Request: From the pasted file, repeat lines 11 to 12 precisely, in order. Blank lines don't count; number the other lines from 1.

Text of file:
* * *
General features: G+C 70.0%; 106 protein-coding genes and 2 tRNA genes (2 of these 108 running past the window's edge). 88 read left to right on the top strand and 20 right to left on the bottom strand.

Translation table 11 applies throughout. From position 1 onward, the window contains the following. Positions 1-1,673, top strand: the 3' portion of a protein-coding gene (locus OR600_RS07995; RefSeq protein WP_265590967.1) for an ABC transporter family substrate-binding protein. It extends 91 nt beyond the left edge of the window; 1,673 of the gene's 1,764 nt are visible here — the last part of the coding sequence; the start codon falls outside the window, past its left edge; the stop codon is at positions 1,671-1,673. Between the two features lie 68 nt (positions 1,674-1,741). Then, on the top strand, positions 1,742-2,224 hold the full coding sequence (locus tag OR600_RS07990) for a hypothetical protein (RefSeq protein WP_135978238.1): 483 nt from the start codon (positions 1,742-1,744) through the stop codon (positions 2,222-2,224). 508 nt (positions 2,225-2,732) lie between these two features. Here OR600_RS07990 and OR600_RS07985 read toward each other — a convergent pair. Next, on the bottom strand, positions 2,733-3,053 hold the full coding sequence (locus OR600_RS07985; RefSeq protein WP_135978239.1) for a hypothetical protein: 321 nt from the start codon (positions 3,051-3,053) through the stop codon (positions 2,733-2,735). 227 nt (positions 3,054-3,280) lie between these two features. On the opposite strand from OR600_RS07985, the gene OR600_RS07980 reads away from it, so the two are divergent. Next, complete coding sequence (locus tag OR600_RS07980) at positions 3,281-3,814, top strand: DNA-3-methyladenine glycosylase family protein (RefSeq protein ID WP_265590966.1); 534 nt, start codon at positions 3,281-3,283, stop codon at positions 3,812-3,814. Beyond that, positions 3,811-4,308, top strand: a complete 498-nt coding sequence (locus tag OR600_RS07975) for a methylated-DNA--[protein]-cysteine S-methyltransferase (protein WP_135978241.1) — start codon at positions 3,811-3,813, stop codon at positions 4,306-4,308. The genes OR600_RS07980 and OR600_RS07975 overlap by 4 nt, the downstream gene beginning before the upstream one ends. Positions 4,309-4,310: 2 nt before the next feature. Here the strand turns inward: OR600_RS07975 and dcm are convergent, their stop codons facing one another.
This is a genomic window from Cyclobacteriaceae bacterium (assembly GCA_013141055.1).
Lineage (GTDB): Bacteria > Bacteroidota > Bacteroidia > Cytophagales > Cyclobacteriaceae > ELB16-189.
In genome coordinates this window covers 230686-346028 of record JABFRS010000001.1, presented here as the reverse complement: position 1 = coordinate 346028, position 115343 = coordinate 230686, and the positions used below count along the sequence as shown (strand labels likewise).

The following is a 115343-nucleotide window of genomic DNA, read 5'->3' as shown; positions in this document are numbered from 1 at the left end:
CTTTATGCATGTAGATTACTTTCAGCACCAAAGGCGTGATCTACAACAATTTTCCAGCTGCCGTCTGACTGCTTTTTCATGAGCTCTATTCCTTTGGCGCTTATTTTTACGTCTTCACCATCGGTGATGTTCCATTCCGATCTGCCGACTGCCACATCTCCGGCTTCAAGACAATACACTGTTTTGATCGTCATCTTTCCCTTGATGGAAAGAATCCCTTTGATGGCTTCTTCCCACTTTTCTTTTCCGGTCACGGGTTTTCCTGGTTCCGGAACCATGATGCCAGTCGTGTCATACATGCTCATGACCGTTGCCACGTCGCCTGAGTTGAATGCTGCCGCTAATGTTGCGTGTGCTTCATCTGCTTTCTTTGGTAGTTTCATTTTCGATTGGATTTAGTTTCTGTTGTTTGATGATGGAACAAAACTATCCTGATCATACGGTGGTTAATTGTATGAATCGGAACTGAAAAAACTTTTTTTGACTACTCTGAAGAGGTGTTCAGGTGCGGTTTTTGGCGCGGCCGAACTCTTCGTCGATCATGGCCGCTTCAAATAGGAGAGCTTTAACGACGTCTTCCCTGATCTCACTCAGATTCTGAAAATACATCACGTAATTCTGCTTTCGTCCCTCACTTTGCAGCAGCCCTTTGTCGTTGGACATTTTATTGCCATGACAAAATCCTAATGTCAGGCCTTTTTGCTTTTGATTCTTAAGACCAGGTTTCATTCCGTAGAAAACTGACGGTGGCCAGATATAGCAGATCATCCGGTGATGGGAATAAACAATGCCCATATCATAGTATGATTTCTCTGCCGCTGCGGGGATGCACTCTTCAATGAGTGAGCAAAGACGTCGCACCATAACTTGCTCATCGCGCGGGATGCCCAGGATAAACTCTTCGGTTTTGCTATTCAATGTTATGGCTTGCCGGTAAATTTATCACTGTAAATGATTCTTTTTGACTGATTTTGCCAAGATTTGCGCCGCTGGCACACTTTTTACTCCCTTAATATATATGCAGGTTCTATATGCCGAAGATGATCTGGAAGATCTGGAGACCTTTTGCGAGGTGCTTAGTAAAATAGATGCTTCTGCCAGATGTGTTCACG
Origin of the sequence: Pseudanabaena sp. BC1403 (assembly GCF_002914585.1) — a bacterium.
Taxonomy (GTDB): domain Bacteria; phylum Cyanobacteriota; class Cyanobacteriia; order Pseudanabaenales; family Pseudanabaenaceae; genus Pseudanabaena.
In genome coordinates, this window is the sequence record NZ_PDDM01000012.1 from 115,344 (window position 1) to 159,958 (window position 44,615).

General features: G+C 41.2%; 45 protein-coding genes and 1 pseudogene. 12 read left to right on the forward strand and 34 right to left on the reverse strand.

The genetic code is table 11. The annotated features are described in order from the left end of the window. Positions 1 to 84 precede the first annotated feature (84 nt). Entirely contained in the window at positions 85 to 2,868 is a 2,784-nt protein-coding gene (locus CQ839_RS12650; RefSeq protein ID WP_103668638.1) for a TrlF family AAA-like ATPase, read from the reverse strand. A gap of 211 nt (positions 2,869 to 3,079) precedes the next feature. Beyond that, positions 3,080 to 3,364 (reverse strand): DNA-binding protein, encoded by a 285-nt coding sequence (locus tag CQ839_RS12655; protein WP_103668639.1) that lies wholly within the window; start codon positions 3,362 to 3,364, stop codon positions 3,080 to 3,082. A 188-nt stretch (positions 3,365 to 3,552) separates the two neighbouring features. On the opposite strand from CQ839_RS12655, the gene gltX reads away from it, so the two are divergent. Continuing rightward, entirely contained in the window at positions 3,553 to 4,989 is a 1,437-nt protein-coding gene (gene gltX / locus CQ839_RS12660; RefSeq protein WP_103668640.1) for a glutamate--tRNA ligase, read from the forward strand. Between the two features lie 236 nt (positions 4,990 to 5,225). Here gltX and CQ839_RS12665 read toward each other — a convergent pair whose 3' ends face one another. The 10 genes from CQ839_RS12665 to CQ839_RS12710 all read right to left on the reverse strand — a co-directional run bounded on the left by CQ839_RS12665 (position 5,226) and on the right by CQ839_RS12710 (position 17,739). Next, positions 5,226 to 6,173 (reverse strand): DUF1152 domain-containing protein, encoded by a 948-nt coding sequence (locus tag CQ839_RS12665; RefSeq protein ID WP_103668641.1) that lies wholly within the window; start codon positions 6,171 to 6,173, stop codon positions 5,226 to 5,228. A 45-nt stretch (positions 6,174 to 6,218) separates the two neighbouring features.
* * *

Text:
General features: G+C 41.2%; 45 protein-coding genes and 1 pseudogene. 12 read left to right on the forward strand and 34 right to left on the reverse strand.

The genetic code is table 11. The annotated features are described in order from the left end of the window. Positions 1 to 84 precede the first annotated feature (84 nt). Entirely contained in the window at positions 85 to 2,868 is a 2,784-nt protein-coding gene (locus CQ839_RS12650; RefSeq protein ID WP_103668638.1) for a TrlF family AAA-like ATPase, read from the reverse strand. A gap of 211 nt (positions 2,869 to 3,079) precedes the next feature. Beyond that, positions 3,080 to 3,364 (reverse strand): DNA-binding protein, encoded by a 285-nt coding sequence (locus tag CQ839_RS12655; protein WP_103668639.1) that lies wholly within the window; start codon positions 3,362 to 3,364, stop codon positions 3,080 to 3,082. A 188-nt stretch (positions 3,365 to 3,552) separates the two neighbouring features. On the opposite strand from CQ839_RS12655, the gene gltX reads away from it, so the two are divergent. Continuing rightward, entirely contained in the window at positions 3,553 to 4,989 is a 1,437-nt protein-coding gene (gene gltX / locus CQ839_RS12660; RefSeq protein WP_103668640.1) for a glutamate--tRNA ligase, read from the forward strand. Between the two features lie 236 nt (positions 4,990 to 5,225). Here gltX and CQ839_RS12665 read toward each other — a convergent pair whose 3' ends face one another. The 10 genes from CQ839_RS12665 to CQ839_RS12710 all read right to left on the reverse strand — a co-directional run bounded on the left by CQ839_RS12665 (position 5,226) and on the right by CQ839_RS12710 (position 17,739). Next, positions 5,226 to 6,173 (reverse strand): DUF1152 domain-containing protein, encoded by a 948-nt coding sequence (locus tag CQ839_RS12665; RefSeq protein ID WP_103668641.1) that lies wholly within the window; start codon positions 6,171 to 6,173, stop codon positions 5,226 to 5,228. A 45-nt stretch (positions 6,174 to 6,218) separates the two neighbouring features.